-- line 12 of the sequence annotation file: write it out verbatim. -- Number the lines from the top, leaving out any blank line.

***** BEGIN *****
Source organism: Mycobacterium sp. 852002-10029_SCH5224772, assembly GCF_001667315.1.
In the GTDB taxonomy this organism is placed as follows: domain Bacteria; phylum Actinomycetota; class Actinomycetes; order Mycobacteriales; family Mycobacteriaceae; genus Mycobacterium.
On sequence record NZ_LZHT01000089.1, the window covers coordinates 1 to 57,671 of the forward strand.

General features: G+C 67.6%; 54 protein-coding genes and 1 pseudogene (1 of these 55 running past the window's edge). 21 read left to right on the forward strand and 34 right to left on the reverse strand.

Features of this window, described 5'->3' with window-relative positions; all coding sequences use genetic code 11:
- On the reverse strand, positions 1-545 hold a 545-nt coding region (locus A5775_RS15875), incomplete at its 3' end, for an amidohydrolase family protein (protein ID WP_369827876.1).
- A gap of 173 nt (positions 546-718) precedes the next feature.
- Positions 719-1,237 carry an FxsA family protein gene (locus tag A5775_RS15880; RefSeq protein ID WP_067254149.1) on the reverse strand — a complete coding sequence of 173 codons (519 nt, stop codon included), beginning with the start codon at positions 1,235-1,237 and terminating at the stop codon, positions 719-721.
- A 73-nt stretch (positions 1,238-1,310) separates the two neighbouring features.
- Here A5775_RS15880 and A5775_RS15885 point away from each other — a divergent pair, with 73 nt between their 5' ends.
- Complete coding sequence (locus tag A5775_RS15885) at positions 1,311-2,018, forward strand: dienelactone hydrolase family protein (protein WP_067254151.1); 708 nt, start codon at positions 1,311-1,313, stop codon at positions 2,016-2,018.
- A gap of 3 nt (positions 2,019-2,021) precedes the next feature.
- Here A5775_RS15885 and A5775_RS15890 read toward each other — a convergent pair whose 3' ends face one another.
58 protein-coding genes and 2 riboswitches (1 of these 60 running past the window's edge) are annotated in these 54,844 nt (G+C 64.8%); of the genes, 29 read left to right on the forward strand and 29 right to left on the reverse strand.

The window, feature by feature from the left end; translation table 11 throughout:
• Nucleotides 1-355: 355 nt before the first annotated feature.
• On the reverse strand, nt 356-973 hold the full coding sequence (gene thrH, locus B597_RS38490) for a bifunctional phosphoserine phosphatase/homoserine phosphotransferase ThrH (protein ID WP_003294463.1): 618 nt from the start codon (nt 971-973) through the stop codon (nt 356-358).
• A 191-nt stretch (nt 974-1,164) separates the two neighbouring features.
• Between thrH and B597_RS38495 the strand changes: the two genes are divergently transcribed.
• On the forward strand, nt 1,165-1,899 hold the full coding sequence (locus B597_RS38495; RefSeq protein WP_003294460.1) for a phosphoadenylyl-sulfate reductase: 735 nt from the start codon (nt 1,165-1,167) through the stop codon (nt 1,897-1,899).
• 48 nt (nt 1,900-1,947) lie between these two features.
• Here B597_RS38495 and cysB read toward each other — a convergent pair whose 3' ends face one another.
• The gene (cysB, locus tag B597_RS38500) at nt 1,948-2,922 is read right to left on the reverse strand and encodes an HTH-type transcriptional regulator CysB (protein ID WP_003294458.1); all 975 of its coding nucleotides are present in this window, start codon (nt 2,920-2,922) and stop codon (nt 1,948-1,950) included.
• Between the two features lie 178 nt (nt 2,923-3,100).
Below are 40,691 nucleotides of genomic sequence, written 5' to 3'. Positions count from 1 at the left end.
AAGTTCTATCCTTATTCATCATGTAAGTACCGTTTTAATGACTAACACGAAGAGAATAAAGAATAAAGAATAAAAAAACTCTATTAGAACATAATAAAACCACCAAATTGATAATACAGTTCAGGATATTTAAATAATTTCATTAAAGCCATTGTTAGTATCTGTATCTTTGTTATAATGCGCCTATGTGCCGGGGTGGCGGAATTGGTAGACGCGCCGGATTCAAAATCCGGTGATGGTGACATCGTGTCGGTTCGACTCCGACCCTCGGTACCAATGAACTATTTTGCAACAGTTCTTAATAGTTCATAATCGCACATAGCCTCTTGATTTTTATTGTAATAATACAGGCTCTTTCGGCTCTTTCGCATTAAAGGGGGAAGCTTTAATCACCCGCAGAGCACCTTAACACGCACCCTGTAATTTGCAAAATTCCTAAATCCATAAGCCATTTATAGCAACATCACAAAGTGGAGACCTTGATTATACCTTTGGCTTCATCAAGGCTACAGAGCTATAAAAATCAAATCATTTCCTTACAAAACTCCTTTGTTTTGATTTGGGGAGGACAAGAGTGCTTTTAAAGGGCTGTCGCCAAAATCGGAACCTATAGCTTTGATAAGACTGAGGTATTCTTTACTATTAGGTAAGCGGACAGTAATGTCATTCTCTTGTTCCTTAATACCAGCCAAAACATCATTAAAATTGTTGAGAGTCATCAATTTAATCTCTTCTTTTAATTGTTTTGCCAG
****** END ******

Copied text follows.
- A gap of 3 nt (positions 2,019-2,021) precedes the next feature.